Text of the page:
Art of Noise
Sound art has only existed as a distinct genre for the last few decades, but the desire to distinguish the presentation of sound from conventional notions of music goes back as least as far as the advent of recording technology. The “noise” projects of futurist Luigi Russolo, the antimusic of Marcel Duchamp, the dadaist utterances of Kurt Schwitters, the musique concr�te of Pierre Schaeffer, the environment-inclusive work of John Cage, and the cut-up experiments of William Burroughs and Brion Gysin are among the better-known examples of what’s now generally termed sound art–although Cage’s work also has been classified as music and Schwitters’s Ursonate as poetry. Sound art borrows from music, theater, performance art, sculpture, conceptual art, and cinema, but though it often overlaps with one or more of these, it isn’t the same as any of them.
Like performance art, which has evolved into a category separate from theater, sound art is “usually defined by what it isn’t,” says Lou Mallozzi, who cofounded Chicago’s Experimental Sound Studio with his wife, Dawn, more than a decade ago to explore this very issue. (Lou’s own work investigates language and meaning: on his recent Radiophagy he uses overlapping voices and fragments of stories to build serendipitous readings of his texts.) “I don’t think that’s necessarily a bad thing,” he says, “but I don’t think it will ever help us to come up with a satisfactory definition.”
Actually, if anything defines sound art in Chicago, it’s the Experimental Sound Studio. From a series of three locations (currently it inhabits an old bakery at 5150 N. Paulina) the nonprofit has become the creative hub of the city’s sound-art scene. The School of the Art Institute of Chicago, the only university in the country that offers an undergraduate sound curriculum, is certainly a factor as well, but ESS provides a sanctuary for artists who continue in the field after their formal education ends. Lou, who teaches at SAIC part-time, notes that ESS is one of only three such studios in the country. And ESS has earned something of an international reputation, thanks largely to Sounds From Chicago, a public-radio series developed by another cofounder, Eric Leonardson; 30 half-hour episodes ran on about 40 stations in the U.S., Canada, and Europe between 1988 and 1995.
A membership to ESS costs $35 ($20 for students) and buys access to the full-service recording facilities. ESS also offers a variety of technical and artistic classes that anyone can sign up for, from dry, intensive workshops on mixing and microphones to “Soundtrack Design for Film & Video” and “Invented Instrument/Composition.” In a workshop that starts Saturday, conducted by performance artist Joan Dickinson, participants will collaborate on a piece incorporating “the physical experience” of the Pistakee bog, about an hour and a half west of Chicago.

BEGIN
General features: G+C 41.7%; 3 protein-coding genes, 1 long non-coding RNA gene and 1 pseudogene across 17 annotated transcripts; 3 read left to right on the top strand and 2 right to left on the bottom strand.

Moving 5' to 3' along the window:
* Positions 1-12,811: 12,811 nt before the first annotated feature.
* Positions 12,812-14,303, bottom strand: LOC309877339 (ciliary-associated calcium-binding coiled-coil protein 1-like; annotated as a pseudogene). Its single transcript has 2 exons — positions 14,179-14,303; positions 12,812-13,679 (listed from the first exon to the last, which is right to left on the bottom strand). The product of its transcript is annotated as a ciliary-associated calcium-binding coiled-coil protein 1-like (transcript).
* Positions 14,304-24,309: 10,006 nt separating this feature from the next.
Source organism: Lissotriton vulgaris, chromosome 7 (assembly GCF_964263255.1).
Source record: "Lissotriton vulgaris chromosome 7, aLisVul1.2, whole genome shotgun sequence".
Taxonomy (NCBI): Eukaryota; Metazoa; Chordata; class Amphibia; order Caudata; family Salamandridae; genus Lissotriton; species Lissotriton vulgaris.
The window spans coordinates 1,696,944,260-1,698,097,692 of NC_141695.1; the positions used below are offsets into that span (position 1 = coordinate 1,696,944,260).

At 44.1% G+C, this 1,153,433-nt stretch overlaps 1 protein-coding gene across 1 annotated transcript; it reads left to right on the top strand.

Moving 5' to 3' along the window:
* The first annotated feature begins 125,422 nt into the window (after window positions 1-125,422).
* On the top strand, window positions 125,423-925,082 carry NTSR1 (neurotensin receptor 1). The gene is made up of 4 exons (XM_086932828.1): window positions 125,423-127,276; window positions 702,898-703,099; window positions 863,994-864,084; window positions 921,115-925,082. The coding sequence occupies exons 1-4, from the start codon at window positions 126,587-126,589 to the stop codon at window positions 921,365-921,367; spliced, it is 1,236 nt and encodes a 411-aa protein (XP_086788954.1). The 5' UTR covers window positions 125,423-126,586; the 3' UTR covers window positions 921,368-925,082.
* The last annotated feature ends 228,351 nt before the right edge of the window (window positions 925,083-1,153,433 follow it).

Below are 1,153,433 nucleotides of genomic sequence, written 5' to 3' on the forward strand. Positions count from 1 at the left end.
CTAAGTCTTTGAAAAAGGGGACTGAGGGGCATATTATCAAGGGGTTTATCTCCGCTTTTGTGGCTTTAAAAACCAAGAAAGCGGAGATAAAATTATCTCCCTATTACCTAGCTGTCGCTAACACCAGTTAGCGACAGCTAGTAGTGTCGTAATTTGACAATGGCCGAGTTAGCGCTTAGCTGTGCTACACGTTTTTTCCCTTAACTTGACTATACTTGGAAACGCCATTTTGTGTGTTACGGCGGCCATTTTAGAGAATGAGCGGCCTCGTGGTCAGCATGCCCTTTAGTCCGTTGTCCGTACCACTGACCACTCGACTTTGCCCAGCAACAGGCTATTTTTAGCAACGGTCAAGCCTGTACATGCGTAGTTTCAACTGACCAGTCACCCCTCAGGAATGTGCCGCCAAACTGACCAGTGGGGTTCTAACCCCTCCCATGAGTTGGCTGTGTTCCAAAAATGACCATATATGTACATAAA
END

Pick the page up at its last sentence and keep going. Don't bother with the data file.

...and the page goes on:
Back in 1986 the Mallozzis celebrated the launch of ESS with the Sound Show, a well-received month-long presentation at Randolph Street Gallery. But since then the Mallozzis have not made it a point to organize regular showcases. While they’ve been responsible for bringing important sound artists like Jaap Blonk and Gregory Whitehead to town–both performed during residencies at ESS–Lou says “ESS is ideally a catalyst rather than an arbiter.”
Fortunately for curious outsiders, in the last few years ESS affiliates Steve Barsotti and Tod Szewczyk have taken on the job of showcasing Chicago sound art through their In the Eye of the Ear festivals, the third of which begins this weekend at Link’s Hall. The event becomes even more important to the local scene with the recent closing of Urbus Orbis and the temporary cessation of bookings by Salon Zwerge (under Logan Beach Cafe), which emerged as the two most consistent presenters of sound art after Randolph Street Gallery faded in 1996.
Barsotti, who interned at ESS while at the Art Institute and since then has worked there as studio manager, freelance engineer, and instructor, programmed the first In the Eye of the Ear as part of the Nights of the Blue Rider performing arts festival. The following year he and Szewczyk decided that it could stand on its own, and presented 27 artists, including several from Europe, over six nights at the Blue Rider theater. Although Barsotti says he and Szewczyk didn’t lose money, they felt the need to pare down the event, which previously had found a nook for any artist who expressed an interest in performing.
“We wanted it to be more manageable this year, and we wanted to be more deliberate about who we picked,” says Barsotti. “We chose artists that we felt represented different types of work, but we don’t want anyone to assume these artists cover everything that is audio art.” Whatever it is.
This Friday and Saturday In the Eye of the Ear presents Lou Mallozzi, Mark Booth, Eric Leonardson, and Carol Genetti; next weekend Olivia Block, Robbie Hunsinger, Jack the Dog, and Lucky Pierre perform. Expect anything from Hunsinger’s austere oboe improvisations to Leonardson thwacking his “springboard”–basically an amplified walker he’s outfitted with a two-by-six board, rubber bands, and a metal spring. Call 773-281-0824 or see www.flash.net/-lailak/ITEOTE for more info.
Country singer and hit songwriter Jim Lauderdale, whose superb new Whisper comes out Tuesday, will be one of the special guests at the latest Milly’s Orchid Show, Saturday at the Park West.
Art accompanying story in printed newspaper (not available in this archive): Lou and Dawn Mallozzi, Steve Barsotti and Tod Szewczyk photo by Dorothy Perry.